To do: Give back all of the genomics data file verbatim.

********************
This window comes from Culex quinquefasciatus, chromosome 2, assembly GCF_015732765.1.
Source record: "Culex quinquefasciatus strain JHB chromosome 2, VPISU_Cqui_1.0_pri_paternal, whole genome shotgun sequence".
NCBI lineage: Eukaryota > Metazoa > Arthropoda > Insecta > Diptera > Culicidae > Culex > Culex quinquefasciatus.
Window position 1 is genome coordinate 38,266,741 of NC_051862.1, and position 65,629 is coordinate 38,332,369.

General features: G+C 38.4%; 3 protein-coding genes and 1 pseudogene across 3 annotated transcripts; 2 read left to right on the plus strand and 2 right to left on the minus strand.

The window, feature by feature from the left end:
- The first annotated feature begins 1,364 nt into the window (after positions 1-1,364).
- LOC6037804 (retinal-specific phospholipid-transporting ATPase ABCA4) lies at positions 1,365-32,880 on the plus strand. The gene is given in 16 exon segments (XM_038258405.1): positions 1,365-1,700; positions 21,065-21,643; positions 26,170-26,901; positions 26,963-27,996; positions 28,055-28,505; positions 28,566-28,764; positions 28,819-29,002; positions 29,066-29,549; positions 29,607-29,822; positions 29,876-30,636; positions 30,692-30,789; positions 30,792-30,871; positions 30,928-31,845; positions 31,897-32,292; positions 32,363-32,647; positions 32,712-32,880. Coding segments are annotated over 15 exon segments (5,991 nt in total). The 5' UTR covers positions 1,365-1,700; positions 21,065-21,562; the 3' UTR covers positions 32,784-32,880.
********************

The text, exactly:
This window comes from Culex quinquefasciatus, chromosome 2, assembly GCF_015732765.1.
Source record: "Culex quinquefasciatus strain JHB chromosome 2, VPISU_Cqui_1.0_pri_paternal, whole genome shotgun sequence".
NCBI lineage: Eukaryota > Metazoa > Arthropoda > Insecta > Diptera > Culicidae > Culex > Culex quinquefasciatus.
Window position 1 is genome coordinate 38,266,741 of NC_051862.1, and position 65,629 is coordinate 38,332,369.

General features: G+C 38.4%; 3 protein-coding genes and 1 pseudogene across 3 annotated transcripts; 2 read left to right on the plus strand and 2 right to left on the minus strand.

The window, feature by feature from the left end:
- The first annotated feature begins 1,364 nt into the window (after positions 1-1,364).
- LOC6037804 (retinal-specific phospholipid-transporting ATPase ABCA4) lies at positions 1,365-32,880 on the plus strand. The gene is given in 16 exon segments (XM_038258405.1): positions 1,365-1,700; positions 21,065-21,643; positions 26,170-26,901; positions 26,963-27,996; positions 28,055-28,505; positions 28,566-28,764; positions 28,819-29,002; positions 29,066-29,549; positions 29,607-29,822; positions 29,876-30,636; positions 30,692-30,789; positions 30,792-30,871; positions 30,928-31,845; positions 31,897-32,292; positions 32,363-32,647; positions 32,712-32,880. Coding segments are annotated over 15 exon segments (5,991 nt in total). The 5' UTR covers positions 1,365-1,700; positions 21,065-21,562; the 3' UTR covers positions 32,784-32,880.